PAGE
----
Circadian rhythms in behavior and physiology are orchestrated by a master biological clock located in the suprachiasmatic nucleus (SCN). Circadian oscillations are a cellular property, with ‘clock’ genes and their protein products forming transcription-translation feedback loops that maintain 24-hour rhythmicity. Although the expression of clock genes is thought to be ubiquitous, the function of local, extra-SCN timing mechanisms remains elusive. We hypothesized that extra-SCN clock genes control local temporal sensitivity to upstream modulatory signals, allowing system-specific processes to be carried out during individual, optimal times of day. To test this possibility, we examined changes in the sensitivity of immortalized GnRH neurons, GT1-7 cells, to timed stimulation by two key neuropeptides thought to trigger ovulation on the afternoon of proestrus, kisspeptin and vasoactive intestinal polypeptide (VIP). We noted a prominent daily rhythm of clock gene expression in this cell line. GT1-7 cells also exhibited daily changes in cellular peptide expression and GnRH secretion in response to kisspeptin and VIP stimulation. These responses occurred without changes in GnRH transcription. These findings are consistent with the notion that GnRH cells are capable of intrinsic circadian cycles that may be fundamental for coordinating daily changes in sensitivity to signals impacting the reproductive axis.
Gonadotropin-releasing hormone; Kisspeptin; Vasoactive intestinal polypeptide; Reproduction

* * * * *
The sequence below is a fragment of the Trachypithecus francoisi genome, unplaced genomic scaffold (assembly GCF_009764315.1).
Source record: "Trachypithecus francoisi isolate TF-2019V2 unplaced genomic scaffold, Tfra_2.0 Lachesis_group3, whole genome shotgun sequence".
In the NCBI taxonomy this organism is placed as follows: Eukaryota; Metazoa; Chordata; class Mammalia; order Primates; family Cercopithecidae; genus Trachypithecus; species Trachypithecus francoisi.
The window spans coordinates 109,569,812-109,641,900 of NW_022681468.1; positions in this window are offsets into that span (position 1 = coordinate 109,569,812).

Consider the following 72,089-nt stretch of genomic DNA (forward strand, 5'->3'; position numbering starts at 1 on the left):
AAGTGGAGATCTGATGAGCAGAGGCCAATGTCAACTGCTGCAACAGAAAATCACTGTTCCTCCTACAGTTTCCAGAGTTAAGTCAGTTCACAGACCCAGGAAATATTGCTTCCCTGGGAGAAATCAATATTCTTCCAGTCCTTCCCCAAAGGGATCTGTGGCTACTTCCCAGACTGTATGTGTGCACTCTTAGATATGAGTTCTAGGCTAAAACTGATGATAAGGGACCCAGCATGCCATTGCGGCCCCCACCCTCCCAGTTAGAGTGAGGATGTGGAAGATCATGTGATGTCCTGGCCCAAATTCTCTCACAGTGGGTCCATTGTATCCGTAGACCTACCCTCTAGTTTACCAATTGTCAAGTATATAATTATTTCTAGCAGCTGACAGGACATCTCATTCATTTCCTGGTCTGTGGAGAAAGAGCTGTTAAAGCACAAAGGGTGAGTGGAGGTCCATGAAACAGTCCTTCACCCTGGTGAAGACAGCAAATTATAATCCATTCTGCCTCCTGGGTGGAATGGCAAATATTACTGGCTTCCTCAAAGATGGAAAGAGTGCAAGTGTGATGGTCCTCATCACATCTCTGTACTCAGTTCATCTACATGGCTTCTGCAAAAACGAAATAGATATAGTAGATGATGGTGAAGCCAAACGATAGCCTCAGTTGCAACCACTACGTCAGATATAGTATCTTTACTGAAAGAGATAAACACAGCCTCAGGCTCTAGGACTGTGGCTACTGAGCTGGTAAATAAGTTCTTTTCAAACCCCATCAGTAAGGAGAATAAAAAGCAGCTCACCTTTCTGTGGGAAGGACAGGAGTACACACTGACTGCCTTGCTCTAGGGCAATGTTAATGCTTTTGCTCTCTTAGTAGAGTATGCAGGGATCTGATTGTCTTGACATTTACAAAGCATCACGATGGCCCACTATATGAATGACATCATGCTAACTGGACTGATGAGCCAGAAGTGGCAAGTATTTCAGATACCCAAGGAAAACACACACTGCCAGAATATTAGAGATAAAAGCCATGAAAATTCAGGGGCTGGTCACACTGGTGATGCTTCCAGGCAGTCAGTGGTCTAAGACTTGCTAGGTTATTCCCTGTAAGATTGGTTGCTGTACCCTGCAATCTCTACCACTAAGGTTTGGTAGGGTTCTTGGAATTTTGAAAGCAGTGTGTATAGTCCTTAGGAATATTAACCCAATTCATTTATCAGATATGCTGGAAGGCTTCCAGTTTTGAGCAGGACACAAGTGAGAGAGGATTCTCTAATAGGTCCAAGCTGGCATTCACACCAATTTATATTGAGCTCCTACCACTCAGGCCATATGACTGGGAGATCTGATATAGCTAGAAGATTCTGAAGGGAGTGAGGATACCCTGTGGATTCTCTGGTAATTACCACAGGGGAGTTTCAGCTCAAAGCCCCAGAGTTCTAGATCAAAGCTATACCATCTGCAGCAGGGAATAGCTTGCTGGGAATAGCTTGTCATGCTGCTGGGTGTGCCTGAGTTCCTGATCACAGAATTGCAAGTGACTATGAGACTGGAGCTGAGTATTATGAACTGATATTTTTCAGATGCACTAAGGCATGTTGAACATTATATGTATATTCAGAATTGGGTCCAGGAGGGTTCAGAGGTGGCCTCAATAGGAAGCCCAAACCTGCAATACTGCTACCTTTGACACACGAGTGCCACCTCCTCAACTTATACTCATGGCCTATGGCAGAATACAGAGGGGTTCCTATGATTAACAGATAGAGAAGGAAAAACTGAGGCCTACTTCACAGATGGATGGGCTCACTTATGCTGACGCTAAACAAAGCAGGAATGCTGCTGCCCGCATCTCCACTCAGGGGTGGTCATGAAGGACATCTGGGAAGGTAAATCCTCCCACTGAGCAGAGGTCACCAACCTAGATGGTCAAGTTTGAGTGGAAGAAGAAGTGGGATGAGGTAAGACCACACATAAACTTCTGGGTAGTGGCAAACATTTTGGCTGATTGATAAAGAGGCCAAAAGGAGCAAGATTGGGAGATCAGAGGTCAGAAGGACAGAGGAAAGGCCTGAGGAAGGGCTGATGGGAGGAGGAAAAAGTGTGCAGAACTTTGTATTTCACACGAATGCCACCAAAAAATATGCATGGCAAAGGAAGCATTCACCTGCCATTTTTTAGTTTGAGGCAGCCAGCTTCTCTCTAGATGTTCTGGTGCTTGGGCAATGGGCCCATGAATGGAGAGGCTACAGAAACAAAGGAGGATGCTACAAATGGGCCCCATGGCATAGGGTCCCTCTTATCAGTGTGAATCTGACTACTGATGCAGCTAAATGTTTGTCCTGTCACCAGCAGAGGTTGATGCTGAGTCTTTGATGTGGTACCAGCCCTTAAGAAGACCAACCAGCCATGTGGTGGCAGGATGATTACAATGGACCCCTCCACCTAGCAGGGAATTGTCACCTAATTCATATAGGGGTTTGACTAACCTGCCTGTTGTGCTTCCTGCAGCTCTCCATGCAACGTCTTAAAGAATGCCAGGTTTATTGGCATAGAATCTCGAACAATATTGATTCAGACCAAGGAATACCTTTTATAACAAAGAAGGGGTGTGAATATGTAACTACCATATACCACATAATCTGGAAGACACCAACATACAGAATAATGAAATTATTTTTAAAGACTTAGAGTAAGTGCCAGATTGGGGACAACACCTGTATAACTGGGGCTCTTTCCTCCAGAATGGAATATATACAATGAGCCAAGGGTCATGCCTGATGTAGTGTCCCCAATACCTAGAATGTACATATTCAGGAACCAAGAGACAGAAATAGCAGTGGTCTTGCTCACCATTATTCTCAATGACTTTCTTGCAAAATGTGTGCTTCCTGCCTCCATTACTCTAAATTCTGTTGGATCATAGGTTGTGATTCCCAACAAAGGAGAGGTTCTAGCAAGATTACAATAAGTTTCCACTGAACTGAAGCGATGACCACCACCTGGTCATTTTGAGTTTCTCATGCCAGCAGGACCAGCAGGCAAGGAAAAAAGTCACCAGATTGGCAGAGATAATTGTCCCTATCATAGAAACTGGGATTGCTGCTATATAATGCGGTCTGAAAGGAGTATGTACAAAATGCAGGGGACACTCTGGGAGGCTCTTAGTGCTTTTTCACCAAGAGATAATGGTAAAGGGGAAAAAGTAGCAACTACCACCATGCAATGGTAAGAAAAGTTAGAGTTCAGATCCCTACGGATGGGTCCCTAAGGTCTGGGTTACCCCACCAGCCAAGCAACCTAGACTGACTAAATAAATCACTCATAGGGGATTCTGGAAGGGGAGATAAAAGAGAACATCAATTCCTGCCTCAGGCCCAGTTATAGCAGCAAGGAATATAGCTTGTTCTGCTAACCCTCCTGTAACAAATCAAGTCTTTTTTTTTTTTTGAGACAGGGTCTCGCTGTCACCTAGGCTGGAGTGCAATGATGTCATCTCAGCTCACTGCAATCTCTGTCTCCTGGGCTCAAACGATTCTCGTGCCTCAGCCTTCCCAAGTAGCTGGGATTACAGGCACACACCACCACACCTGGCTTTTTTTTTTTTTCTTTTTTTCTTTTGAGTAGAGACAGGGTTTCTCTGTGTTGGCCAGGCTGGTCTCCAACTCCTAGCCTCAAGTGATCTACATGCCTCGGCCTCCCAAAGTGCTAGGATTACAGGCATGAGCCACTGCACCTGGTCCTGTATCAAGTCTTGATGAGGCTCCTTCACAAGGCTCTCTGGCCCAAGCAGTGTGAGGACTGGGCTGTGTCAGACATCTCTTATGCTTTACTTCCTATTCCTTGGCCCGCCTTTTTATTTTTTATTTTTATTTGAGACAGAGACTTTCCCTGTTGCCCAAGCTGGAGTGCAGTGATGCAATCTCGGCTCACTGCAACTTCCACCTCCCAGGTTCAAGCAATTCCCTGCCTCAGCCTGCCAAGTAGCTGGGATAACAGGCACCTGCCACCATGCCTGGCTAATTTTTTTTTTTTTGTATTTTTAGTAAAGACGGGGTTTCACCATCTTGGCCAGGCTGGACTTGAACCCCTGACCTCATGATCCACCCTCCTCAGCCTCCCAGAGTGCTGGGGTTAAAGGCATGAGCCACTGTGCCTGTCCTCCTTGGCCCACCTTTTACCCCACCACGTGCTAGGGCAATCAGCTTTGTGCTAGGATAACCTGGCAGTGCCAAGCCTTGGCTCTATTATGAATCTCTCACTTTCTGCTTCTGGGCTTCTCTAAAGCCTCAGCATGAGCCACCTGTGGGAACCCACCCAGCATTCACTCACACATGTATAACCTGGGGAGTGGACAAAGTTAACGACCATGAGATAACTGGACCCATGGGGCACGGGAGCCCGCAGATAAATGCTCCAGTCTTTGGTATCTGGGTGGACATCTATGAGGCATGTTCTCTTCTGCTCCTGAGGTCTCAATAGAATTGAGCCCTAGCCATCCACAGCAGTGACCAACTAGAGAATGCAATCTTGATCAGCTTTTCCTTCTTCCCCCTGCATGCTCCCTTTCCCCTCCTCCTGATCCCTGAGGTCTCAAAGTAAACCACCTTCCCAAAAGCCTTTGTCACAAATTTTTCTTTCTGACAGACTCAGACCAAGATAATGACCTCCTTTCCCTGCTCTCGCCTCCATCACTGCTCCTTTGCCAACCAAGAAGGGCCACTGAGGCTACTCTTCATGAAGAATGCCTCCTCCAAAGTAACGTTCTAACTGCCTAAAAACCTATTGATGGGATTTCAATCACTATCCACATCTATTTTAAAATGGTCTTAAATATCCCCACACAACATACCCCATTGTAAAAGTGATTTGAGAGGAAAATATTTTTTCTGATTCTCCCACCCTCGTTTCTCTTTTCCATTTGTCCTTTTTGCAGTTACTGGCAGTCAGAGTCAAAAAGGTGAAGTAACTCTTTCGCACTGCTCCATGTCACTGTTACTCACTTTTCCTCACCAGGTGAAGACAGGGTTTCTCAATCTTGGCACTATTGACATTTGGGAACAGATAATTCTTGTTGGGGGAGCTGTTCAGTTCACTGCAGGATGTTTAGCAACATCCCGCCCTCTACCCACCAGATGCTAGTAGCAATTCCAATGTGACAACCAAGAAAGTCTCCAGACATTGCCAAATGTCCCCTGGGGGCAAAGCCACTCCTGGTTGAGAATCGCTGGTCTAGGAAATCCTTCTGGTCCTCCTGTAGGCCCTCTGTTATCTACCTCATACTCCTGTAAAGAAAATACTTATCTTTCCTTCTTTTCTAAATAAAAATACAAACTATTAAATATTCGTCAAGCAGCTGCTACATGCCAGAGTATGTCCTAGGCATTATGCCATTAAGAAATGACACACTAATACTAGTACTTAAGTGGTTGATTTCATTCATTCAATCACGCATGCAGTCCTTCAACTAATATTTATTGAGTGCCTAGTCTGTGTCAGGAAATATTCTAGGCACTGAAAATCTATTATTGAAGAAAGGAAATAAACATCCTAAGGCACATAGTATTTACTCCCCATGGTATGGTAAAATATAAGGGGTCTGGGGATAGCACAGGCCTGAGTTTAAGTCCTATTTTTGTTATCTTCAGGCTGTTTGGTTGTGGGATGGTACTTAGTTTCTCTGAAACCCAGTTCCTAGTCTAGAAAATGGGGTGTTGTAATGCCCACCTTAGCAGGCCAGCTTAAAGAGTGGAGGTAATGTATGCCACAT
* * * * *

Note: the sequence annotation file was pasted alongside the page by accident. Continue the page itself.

Circadian rhythms in behavior and physiology are orchestrated by a master biological clock located in the suprachiasmatic nucleus (SCN). Circadian oscillations are a cellular property, with ‘clock’ genes and their protein products forming transcription-translation feedback loops that maintain 24-hour rhythmicity. Although the expression of clock genes is thought to be ubiquitous, the function of local, extra-SCN timing mechanisms remains elusive. We hypothesized that extra-SCN clock genes control local temporal sensitivity to upstream modulatory signals, allowing system-specific processes to be carried out during individual, optimal times of day. To test this possibility, we examined changes in the sensitivity of immortalized GnRH neurons, GT1–7 cells, to timed stimulation by two key neuropeptides thought to trigger ovulation on the afternoon of proestrus, kisspeptin and vasoactive intestinal polypeptide (VIP). We noted a prominent daily rhythm of clock gene expression in this cell line. GT1–7 cells also exhibited daily changes in cellular peptide expression and GnRH secretion in response to kisspeptin and VIP stimulation. These responses occurred without changes in GnRH transcription. These findings are consistent with the notion that GnRH cells are capable of intrinsic circadian cycles that may be fundamental for coordinating daily changes in sensitivity to signals impacting the reproductive axis.